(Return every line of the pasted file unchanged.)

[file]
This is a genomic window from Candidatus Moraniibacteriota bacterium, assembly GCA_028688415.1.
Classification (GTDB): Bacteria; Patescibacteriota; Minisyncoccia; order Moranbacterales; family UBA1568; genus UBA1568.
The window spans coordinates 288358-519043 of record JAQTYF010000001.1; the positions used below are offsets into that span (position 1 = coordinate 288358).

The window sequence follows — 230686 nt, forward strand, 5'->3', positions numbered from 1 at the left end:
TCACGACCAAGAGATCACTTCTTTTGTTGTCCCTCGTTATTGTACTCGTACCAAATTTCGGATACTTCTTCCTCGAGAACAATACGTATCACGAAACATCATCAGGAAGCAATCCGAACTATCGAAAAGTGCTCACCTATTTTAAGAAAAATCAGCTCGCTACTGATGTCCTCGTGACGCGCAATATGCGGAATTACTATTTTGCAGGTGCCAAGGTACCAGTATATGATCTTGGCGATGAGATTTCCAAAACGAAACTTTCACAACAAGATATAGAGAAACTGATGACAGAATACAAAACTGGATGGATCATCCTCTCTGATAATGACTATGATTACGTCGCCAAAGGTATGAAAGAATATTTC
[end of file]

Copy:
This is a genomic window from Candidatus Moraniibacteriota bacterium, assembly GCA_028688415.1.
Classification (GTDB): Bacteria; Patescibacteriota; Minisyncoccia; order Moranbacterales; family UBA1568; genus UBA1568.
The window spans coordinates 288358-519043 of record JAQTYF010000001.1; the positions used below are offsets into that span (position 1 = coordinate 288358).

The window sequence follows — 230686 nt, forward strand, 5'->3', positions numbered from 1 at the left end:
TCACGACCAAGAGATCACTTCTTTTGTTGTCCCTCGTTATTGTACTCGTACCAAATTTCGGATACTTCTTCCTCGAGAACAATACGTATCACGAAACATCATCAGGAAGCAATCCGAACTATCGAAAAGTGCTCACCTATTTTAAGAAAAATCAGCTCGCTACTGATGTCCTCGTGACGCGCAATATGCGGAATTACTATTTTGCAGGTGCCAAGGTACCAGTATATGATCTTGGCGATGAGATTTCCAAAACGAAACTTTCACAACAAGATATAGAGAAACTGATGACAGAATACAAAACTGGATGGATCATCCTCTCTGATAATGACTATGATTACGTCGCCAAAGGTATGAAAGAATATTTC